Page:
AC: Not necessarily. I think one thing that's been great about California is the produce that's out here. It's absolutely amazing. You have this wonderful one long season, in which you get the best of every product. I mean the tomatoes are fantastic, to have amazing strawberries year-round, the citrus is absolutely fantastic. And to have that connection as well with the local farmers--going to the farmers markets or the farms themselves--it's really opened the doors to experimenting with really fresh produce that's in season. Great cooking isn't really about what you do to a dish, but maybe what you don't do to a dish. A friend of mine who's a musician says that it's not knowing when to play, but when not to play. And I think what's important in cooking is knowing when to stop.
SI: What's your first culinary memory?
AC: I would say the first time I remember experiencing anything that wasn't my mum's cooking was my dad taking me to a pub for the first time and having a chip butty. I don't know if you know what a chip butty is. A chip butty is basically like French fries--we call them chips--big fat chips between two big slices of buttered white bread. With loads of ketchup. And I remember going to this car show, and on the way back we went to this pub in Warwick and sat down at the bar and he had his pint of ale and I had my pint of Coke and we ordered these two chip butties. And from what I remember, I don't know if it's true, but the bread was about 4 inches thick and the sandwich was about half a foot tall. That may be my imagination. But that was my first real experience of dining out. And I haven't had one since. I don't know what that says.
so how tall is a chip butty?
SI: Who's been the most influential person in your cooking life?
AC: It would have to be Gordon. I know it's a trick question. And my mum to a certain extent; she's a fantastic cook. She could make the fastest Victoria sponge I've ever known anyone to make. Literally, it would be someone's birthday and we wouldn't have a cake and she would disappear into the kitchen and come back 5 minutes later with a Victoria sponge with jam and cream. No, it was all fresh. You'd hear the KitchenAid going and some commotion, and out would come this cake. That kind of spawned my love of cooking. Because cooking was not what I wanted to do at all. Being a chef growing up in the UK, growing up in the Midlands--it's not a profession that most people take.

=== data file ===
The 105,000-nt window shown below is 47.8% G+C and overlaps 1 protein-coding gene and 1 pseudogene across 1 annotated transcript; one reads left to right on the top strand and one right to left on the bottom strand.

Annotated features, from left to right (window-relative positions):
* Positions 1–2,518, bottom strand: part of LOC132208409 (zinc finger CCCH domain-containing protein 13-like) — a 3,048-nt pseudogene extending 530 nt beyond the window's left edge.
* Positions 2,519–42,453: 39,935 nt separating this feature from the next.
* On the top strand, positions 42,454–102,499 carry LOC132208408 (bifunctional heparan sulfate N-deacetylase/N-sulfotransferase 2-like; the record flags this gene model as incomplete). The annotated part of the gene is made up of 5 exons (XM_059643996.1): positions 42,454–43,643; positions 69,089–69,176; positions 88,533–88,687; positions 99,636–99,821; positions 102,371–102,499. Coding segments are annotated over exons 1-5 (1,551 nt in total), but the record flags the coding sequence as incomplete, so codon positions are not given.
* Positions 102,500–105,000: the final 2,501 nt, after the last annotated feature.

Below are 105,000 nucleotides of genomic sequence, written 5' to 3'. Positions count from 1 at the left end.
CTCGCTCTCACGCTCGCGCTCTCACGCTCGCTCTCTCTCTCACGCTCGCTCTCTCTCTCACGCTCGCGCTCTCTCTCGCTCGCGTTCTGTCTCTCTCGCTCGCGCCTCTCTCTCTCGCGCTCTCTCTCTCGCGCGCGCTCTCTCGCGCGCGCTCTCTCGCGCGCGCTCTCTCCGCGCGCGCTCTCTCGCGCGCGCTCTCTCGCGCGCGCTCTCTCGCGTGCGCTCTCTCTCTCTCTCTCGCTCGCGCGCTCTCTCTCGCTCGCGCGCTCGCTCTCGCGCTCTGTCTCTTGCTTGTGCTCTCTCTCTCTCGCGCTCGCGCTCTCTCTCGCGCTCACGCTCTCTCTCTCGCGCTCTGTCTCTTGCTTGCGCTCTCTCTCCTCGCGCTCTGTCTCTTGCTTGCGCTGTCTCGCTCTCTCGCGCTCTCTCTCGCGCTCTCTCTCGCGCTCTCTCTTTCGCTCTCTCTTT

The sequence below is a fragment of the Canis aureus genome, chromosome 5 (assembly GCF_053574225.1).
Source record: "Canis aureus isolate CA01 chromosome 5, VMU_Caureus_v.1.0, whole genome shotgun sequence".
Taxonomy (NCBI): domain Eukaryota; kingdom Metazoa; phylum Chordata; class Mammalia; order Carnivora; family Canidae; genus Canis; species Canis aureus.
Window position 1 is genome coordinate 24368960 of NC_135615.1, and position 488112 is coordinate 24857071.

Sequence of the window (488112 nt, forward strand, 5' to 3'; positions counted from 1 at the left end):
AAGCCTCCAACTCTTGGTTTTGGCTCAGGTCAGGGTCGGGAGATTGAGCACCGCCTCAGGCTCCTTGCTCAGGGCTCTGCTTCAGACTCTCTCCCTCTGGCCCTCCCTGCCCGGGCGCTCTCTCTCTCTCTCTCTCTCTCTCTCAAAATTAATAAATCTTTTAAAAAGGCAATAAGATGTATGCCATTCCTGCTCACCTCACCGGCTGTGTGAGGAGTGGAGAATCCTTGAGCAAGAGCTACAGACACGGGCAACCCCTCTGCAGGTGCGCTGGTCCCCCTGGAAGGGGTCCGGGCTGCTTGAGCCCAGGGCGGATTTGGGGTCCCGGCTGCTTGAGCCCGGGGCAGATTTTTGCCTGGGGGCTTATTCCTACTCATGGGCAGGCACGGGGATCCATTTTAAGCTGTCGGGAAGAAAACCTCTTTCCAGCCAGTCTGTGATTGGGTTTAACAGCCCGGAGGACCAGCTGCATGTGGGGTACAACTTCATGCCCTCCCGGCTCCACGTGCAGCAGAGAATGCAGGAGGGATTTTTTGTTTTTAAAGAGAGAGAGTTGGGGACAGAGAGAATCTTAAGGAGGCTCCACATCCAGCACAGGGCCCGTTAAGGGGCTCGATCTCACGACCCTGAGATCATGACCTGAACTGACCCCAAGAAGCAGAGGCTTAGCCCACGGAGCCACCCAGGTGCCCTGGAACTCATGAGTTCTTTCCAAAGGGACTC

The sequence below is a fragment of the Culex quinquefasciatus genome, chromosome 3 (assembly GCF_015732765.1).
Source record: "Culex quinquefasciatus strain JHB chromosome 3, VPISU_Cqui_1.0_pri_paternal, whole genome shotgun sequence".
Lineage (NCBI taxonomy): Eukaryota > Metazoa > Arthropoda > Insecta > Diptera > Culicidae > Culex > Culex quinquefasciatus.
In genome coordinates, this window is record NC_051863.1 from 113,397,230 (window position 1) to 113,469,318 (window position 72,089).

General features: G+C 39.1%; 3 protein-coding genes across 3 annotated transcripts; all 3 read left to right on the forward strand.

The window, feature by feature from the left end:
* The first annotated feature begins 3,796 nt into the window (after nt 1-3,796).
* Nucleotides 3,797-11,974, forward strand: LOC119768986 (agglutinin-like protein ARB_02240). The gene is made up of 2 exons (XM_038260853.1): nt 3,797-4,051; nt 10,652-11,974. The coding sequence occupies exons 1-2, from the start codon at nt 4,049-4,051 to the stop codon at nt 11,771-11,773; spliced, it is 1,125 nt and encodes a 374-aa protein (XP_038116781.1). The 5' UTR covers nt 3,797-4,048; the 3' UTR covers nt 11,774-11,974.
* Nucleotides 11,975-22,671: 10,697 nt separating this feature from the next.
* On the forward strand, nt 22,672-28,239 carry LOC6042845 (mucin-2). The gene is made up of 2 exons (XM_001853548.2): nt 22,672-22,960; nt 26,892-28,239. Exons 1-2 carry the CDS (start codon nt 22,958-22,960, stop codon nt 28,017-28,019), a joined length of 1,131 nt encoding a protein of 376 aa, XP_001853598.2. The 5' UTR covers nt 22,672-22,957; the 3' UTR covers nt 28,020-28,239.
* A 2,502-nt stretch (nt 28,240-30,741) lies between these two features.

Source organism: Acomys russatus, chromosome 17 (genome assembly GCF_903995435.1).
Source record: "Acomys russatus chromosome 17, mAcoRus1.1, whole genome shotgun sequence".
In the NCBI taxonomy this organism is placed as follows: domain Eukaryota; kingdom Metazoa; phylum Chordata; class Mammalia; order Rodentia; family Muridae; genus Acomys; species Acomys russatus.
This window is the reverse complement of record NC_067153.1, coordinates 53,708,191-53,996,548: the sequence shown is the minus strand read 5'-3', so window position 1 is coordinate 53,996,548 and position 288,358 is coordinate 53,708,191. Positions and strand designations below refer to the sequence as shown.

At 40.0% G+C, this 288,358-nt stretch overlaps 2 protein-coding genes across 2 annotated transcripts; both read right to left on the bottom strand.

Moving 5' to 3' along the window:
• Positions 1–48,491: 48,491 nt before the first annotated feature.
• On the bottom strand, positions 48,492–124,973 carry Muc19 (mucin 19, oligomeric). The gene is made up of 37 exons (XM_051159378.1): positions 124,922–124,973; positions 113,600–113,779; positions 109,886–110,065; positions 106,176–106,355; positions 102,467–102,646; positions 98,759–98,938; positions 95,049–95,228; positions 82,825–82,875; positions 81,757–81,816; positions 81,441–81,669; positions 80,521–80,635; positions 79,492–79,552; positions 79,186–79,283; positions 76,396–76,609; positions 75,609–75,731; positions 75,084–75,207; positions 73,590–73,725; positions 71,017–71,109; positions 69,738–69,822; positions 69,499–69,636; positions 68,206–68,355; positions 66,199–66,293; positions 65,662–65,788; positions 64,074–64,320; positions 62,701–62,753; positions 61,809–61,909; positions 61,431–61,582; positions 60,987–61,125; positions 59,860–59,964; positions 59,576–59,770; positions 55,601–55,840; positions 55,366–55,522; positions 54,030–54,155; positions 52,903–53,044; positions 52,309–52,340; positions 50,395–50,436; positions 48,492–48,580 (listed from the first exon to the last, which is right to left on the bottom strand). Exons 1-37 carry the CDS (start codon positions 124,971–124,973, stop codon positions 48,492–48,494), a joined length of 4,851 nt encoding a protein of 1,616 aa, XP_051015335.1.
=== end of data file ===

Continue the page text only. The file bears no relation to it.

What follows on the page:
One of the first jobs I had, I think I was 14 or 15, was working in a pub near where my parents lived. I got into the kitchen the first day and I was basically washing up and prepping salad. I arrived on the first day and there were three chefs there. One of them was an ex bank robber, one of them was an alcoholic and one of them was a drug addict. I remember one of them turning around and saying to me, so you want to be a chef? And I was like, are you fucking joking? Not a chance.
SI: So what did you want to be?
AC: I think I just wanted to be rich and famous, as every young boy does when he's 15 years old. To make a long story short, I went and worked for Gordon in London and that was my first real introduction to fine dining and restaurants. That was it. I was hooked. And not just the food side of it, but the energy behind it. This was the time when Marco Pierre White was really big and there was that whole rock-and-roll image of being a chef. That got me hooked, and from there there was no turning back.